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Sharks sign Lean Bergmann to entry-level contract

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It’s European free agent signing szn.

Lean Bergmann of Germany skates against Great Britain during the 2019 IIHF Ice Hockey World Championship Slovakia group A game between Germany and Great Britain at Steel Arena on May 11, 2019 in Kosice, Slovakia. Photo by Martin Rose/Getty Images

The San Jose Sharks have signed 20-year-old forward Lean Bergmann to a standard entry-level contract. The details are unconfirmed, but the maximum entry-level contract is a $925,000 average annual value for three years.

The native of Hemer, Germany played three seasons in North America in the USHL before returning home to play in the top German league, Deutsche Eishockey Liga (DEL). Between the Sioux Falls Stampede and the Green Bay Gamblers of the USHL, Bergmann played 125 games, tallying 23 goals, 30 assists and 252 penalty minutes. He played three playoff games in 2015-16 with Sioux Falls and two with Green Bay in 2017-18, going scoreless in all five, but racking up 12 and 2 penalty minutes, respectively.

Last season, Bergmann played with the Iserlohn Roosters of DEL, where he totaled 20 goals, nine assists and 87 penalty minutes in 50 games. His 29 points ranked 66th in the league and fifth on the Roosters, where he also ranked third in goals (12th in the league) and fourth in penalty minutes (11th in the league). The Roosters finished with a 17-28-7 record, second to last in the league and did not make playoffs.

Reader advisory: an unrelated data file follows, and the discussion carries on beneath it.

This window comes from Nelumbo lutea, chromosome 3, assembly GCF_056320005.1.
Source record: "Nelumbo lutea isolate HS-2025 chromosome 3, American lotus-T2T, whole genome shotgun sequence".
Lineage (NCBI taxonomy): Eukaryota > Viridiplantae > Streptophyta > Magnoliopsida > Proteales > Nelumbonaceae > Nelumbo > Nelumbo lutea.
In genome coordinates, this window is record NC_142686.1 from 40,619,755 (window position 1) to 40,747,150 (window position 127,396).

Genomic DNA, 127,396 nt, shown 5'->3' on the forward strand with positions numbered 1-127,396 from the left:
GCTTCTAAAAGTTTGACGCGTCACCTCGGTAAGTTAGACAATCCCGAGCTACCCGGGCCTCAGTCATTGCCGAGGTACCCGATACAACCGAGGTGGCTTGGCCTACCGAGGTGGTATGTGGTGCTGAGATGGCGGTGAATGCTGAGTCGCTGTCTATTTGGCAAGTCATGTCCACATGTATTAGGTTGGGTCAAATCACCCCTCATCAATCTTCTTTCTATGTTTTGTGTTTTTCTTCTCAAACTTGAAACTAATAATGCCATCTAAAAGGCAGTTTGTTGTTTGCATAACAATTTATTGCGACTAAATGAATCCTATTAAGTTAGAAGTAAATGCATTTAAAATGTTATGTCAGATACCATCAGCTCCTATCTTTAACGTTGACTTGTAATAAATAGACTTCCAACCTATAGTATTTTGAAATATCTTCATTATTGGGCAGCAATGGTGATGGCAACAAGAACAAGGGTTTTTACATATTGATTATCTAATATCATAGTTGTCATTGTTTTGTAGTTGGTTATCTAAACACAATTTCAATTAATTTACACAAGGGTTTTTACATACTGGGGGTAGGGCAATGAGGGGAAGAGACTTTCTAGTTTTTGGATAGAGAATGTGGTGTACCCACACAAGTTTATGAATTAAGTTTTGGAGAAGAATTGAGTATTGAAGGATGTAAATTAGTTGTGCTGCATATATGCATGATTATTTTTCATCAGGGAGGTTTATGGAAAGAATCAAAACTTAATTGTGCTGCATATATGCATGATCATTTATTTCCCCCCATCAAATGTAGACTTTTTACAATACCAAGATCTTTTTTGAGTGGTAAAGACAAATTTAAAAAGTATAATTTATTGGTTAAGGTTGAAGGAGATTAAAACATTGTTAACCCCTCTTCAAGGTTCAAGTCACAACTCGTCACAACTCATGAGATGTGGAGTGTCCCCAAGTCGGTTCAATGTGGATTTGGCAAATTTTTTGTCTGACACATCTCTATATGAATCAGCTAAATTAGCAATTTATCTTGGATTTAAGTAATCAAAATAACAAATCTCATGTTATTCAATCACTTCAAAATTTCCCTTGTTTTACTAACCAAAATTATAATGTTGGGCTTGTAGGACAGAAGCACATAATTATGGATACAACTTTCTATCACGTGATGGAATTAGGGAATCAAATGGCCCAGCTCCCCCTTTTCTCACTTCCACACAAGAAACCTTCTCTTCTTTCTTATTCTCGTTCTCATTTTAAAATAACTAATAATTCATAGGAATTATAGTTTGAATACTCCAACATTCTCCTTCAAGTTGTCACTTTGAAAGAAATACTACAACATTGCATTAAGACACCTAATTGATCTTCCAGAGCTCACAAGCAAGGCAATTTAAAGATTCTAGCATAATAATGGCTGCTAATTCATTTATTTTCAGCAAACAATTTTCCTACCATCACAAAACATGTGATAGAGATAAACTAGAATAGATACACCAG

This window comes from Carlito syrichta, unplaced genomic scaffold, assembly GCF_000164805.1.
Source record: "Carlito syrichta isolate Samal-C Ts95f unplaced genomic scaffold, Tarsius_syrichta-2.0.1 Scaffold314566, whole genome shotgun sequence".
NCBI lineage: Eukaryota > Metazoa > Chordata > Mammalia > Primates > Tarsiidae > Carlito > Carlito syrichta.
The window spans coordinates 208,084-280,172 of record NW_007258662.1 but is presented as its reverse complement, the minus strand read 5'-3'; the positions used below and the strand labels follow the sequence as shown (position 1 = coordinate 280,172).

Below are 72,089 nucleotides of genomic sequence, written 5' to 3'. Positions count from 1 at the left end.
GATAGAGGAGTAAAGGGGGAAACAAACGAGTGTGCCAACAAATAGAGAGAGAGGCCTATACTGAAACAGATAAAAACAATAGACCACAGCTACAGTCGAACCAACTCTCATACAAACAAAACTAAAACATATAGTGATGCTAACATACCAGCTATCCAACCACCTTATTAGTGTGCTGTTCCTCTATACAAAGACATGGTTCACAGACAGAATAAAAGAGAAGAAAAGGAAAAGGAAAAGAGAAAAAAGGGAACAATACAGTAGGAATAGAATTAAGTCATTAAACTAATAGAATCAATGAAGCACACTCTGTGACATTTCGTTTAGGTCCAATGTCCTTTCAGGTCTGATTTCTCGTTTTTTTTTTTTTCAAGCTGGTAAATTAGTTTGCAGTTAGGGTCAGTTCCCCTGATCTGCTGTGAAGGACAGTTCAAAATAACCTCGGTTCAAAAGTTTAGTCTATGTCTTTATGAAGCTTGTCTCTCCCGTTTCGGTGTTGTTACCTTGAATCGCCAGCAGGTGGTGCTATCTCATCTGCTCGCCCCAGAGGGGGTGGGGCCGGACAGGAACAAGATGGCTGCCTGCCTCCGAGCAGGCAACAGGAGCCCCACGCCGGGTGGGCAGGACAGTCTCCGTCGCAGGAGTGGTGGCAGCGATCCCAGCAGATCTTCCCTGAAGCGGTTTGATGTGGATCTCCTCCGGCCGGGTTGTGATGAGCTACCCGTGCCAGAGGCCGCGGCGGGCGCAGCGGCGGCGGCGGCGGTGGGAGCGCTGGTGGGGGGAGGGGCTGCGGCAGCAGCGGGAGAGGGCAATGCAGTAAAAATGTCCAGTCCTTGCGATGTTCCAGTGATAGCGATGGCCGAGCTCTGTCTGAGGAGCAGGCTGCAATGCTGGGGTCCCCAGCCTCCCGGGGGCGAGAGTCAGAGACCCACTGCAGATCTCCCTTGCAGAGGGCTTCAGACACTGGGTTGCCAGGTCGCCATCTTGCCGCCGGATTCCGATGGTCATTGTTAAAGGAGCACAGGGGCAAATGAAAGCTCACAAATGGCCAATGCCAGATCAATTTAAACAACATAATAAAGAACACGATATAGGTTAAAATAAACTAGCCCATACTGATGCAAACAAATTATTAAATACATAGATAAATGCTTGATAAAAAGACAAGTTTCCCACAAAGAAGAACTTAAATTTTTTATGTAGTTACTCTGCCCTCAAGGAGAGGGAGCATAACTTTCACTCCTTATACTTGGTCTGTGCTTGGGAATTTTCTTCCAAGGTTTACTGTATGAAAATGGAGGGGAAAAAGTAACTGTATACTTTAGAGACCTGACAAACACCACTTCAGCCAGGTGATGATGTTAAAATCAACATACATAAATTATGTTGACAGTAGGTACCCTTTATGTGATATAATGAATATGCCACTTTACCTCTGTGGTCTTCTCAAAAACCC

Bergmann went on to represent Germany in five games during the 2019 International Ice Hockey Federation World Championship. He tallied no points or penalties.

“Lean has consistently evolved and improved his speed and offensive capabilities, to go along with his power-forward style play, during his time in Swedish juniors, the United States Hockey League, and most recently the Deutsche Eishockey Liga in Germany, where he was the youngest player to score 20 or more goals this season,” said Sharks General Manager Doug Wilson. “We like his compete level and work ethic and the physical nature of his game should translate well to how we like to play. We’re excited to add him to our organization.”

That “physical nature of his game” could be what’s responsible for a consistent worrying stat: his penalty minutes. The Sharks may look to rein in that seemingly undisciplined aspect of his game in the AHL with the San Jose Barracuda before he makes the jump to the NHL level.

Adler Mannheim of DEL hold his rights for next season. Bergmann has shown that he’s not afraid of leaving opportunities in North America, so his development will be something to watch.